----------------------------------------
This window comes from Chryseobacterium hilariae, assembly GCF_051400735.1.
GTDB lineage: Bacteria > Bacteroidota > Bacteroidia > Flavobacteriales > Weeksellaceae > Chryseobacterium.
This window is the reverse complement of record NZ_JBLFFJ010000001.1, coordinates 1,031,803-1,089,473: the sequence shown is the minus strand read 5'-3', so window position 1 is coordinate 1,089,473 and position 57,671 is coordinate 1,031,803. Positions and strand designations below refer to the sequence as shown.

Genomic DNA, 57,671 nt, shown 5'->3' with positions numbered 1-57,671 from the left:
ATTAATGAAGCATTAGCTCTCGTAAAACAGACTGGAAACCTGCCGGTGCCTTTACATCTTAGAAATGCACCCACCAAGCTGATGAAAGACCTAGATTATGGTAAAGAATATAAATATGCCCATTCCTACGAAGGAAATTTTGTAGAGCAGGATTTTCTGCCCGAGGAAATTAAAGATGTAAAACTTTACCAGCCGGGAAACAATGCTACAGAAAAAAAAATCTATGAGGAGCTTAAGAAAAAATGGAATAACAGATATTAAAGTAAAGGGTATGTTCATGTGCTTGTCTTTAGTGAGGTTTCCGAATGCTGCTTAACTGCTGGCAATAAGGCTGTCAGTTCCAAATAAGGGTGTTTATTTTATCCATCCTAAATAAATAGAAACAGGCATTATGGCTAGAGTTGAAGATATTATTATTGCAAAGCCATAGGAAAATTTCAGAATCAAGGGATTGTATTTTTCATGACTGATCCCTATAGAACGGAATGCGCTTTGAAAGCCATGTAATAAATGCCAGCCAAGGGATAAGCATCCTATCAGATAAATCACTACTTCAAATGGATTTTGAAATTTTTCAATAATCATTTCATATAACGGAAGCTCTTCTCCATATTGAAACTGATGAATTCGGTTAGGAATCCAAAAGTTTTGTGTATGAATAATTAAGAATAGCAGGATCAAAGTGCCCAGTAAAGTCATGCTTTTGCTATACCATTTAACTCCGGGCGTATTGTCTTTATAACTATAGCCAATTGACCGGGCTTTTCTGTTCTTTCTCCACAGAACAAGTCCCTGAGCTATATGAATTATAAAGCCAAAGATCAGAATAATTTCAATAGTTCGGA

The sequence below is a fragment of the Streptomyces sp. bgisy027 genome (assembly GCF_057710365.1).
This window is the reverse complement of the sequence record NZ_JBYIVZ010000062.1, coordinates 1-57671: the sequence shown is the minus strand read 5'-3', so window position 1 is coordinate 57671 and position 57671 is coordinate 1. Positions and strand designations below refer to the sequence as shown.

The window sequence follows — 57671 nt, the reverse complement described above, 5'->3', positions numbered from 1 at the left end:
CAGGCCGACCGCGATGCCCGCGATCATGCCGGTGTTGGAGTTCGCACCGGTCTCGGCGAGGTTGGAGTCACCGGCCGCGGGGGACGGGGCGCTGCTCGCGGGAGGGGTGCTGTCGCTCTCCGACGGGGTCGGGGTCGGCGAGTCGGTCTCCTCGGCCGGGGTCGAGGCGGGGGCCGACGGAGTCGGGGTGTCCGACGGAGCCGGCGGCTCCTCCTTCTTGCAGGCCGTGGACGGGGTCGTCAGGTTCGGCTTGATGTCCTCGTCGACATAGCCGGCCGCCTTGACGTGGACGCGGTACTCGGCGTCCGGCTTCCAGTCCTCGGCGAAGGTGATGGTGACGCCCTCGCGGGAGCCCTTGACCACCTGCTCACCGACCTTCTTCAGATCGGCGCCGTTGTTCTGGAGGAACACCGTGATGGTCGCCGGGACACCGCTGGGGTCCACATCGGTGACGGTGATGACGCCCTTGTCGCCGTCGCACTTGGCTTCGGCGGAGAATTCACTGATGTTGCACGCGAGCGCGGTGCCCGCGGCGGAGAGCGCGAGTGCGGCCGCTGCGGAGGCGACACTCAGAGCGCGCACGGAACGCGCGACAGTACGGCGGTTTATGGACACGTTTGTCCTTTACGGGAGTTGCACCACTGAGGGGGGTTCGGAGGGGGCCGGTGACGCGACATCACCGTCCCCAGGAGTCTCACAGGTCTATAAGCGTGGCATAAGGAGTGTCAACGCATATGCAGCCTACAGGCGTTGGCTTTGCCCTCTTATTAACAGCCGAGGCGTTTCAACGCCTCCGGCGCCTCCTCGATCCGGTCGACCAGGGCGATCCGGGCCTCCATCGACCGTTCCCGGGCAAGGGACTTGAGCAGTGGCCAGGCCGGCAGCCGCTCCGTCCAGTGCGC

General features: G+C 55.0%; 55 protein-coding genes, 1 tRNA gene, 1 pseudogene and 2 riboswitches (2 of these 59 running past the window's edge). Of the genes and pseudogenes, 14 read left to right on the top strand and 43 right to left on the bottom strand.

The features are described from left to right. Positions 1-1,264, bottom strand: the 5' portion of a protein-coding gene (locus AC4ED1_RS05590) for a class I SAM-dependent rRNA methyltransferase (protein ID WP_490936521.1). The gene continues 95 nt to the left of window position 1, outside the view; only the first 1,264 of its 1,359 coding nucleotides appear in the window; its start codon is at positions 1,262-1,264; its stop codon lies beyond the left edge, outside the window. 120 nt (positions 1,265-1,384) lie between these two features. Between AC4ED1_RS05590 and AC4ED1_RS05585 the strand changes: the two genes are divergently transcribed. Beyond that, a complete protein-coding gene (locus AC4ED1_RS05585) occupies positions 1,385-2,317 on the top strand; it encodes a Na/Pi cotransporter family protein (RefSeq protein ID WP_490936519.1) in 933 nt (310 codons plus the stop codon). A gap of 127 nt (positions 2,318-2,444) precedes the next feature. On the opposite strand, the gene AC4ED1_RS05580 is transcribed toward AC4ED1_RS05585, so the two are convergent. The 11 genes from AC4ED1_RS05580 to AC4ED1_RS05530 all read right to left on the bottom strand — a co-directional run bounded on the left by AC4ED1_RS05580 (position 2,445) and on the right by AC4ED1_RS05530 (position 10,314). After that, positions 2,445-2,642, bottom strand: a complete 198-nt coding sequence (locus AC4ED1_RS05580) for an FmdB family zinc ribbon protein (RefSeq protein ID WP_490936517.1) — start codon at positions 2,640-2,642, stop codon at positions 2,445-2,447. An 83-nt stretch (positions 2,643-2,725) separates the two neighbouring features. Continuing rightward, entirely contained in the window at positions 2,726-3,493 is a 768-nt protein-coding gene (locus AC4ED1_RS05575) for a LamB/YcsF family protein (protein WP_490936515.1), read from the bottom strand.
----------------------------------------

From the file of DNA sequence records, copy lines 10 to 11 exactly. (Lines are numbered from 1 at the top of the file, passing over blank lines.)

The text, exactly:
General features: G+C 55.0%; 55 protein-coding genes, 1 tRNA gene, 1 pseudogene and 2 riboswitches (2 of these 59 running past the window's edge). Of the genes and pseudogenes, 14 read left to right on the top strand and 43 right to left on the bottom strand.

The features are described from left to right. Positions 1-1,264, bottom strand: the 5' portion of a protein-coding gene (locus AC4ED1_RS05590) for a class I SAM-dependent rRNA methyltransferase (protein ID WP_490936521.1). The gene continues 95 nt to the left of window position 1, outside the view; only the first 1,264 of its 1,359 coding nucleotides appear in the window; its start codon is at positions 1,262-1,264; its stop codon lies beyond the left edge, outside the window. 120 nt (positions 1,265-1,384) lie between these two features. Between AC4ED1_RS05590 and AC4ED1_RS05585 the strand changes: the two genes are divergently transcribed. Beyond that, a complete protein-coding gene (locus AC4ED1_RS05585) occupies positions 1,385-2,317 on the top strand; it encodes a Na/Pi cotransporter family protein (RefSeq protein ID WP_490936519.1) in 933 nt (310 codons plus the stop codon). A gap of 127 nt (positions 2,318-2,444) precedes the next feature. On the opposite strand, the gene AC4ED1_RS05580 is transcribed toward AC4ED1_RS05585, so the two are convergent. The 11 genes from AC4ED1_RS05580 to AC4ED1_RS05530 all read right to left on the bottom strand — a co-directional run bounded on the left by AC4ED1_RS05580 (position 2,445) and on the right by AC4ED1_RS05530 (position 10,314). After that, positions 2,445-2,642, bottom strand: a complete 198-nt coding sequence (locus AC4ED1_RS05580) for an FmdB family zinc ribbon protein (RefSeq protein ID WP_490936517.1) — start codon at positions 2,640-2,642, stop codon at positions 2,445-2,447. An 83-nt stretch (positions 2,643-2,725) separates the two neighbouring features. Continuing rightward, entirely contained in the window at positions 2,726-3,493 is a 768-nt protein-coding gene (locus AC4ED1_RS05575) for a LamB/YcsF family protein (protein WP_490936515.1), read from the bottom strand.